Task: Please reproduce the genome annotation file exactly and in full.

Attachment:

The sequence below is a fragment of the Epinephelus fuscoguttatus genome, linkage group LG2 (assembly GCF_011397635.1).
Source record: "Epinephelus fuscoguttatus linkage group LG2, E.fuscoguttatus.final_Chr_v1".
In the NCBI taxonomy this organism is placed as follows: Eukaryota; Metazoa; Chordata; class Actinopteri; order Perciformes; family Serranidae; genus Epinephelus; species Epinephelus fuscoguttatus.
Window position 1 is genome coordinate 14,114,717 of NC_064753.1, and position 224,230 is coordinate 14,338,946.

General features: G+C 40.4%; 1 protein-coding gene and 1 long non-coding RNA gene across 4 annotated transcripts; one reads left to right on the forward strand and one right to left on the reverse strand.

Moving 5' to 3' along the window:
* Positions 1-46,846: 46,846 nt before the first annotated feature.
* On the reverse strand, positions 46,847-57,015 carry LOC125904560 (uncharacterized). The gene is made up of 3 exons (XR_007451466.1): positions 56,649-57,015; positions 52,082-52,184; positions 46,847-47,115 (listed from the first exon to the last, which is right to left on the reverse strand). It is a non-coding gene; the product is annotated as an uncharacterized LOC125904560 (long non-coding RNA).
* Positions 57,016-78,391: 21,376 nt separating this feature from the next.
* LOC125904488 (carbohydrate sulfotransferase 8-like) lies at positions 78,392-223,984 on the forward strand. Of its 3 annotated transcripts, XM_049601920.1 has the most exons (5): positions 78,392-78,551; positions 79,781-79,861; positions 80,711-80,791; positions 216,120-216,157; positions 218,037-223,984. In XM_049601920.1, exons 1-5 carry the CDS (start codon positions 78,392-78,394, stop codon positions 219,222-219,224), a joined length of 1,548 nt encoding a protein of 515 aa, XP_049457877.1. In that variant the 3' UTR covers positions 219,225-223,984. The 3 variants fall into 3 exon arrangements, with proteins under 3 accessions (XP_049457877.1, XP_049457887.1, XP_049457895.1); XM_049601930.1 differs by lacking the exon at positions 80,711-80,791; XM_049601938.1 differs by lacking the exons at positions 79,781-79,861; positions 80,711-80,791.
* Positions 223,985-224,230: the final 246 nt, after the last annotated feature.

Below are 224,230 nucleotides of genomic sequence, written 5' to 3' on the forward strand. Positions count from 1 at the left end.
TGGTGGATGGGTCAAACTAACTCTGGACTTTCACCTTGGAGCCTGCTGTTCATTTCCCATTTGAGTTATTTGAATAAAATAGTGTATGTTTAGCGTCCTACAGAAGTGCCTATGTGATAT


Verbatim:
The sequence below is a fragment of the Epinephelus fuscoguttatus genome, linkage group LG2 (assembly GCF_011397635.1).
Source record: "Epinephelus fuscoguttatus linkage group LG2, E.fuscoguttatus.final_Chr_v1".
In the NCBI taxonomy this organism is placed as follows: Eukaryota; Metazoa; Chordata; class Actinopteri; order Perciformes; family Serranidae; genus Epinephelus; species Epinephelus fuscoguttatus.
Window position 1 is genome coordinate 14,114,717 of NC_064753.1, and position 224,230 is coordinate 14,338,946.

General features: G+C 40.4%; 1 protein-coding gene and 1 long non-coding RNA gene across 4 annotated transcripts; one reads left to right on the forward strand and one right to left on the reverse strand.

Moving 5' to 3' along the window:
* Positions 1-46,846: 46,846 nt before the first annotated feature.
* On the reverse strand, positions 46,847-57,015 carry LOC125904560 (uncharacterized). The gene is made up of 3 exons (XR_007451466.1): positions 56,649-57,015; positions 52,082-52,184; positions 46,847-47,115 (listed from the first exon to the last, which is right to left on the reverse strand). It is a non-coding gene; the product is annotated as an uncharacterized LOC125904560 (long non-coding RNA).
* Positions 57,016-78,391: 21,376 nt separating this feature from the next.
* LOC125904488 (carbohydrate sulfotransferase 8-like) lies at positions 78,392-223,984 on the forward strand. Of its 3 annotated transcripts, XM_049601920.1 has the most exons (5): positions 78,392-78,551; positions 79,781-79,861; positions 80,711-80,791; positions 216,120-216,157; positions 218,037-223,984. In XM_049601920.1, exons 1-5 carry the CDS (start codon positions 78,392-78,394, stop codon positions 219,222-219,224), a joined length of 1,548 nt encoding a protein of 515 aa, XP_049457877.1. In that variant the 3' UTR covers positions 219,225-223,984. The 3 variants fall into 3 exon arrangements, with proteins under 3 accessions (XP_049457877.1, XP_049457887.1, XP_049457895.1); XM_049601930.1 differs by lacking the exon at positions 80,711-80,791; XM_049601938.1 differs by lacking the exons at positions 79,781-79,861; positions 80,711-80,791.
* Positions 223,985-224,230: the final 246 nt, after the last annotated feature.

Below are 224,230 nucleotides of genomic sequence, written 5' to 3' on the forward strand. Positions count from 1 at the left end.
TGGTGGATGGGTCAAACTAACTCTGGACTTTCACCTTGGAGCCTGCTGTTCATTTCCCATTTGAGTTATTTGAATAAAATAGTGTATGTTTAGCGTCCTACAGAAGTGCCTATGTGATAT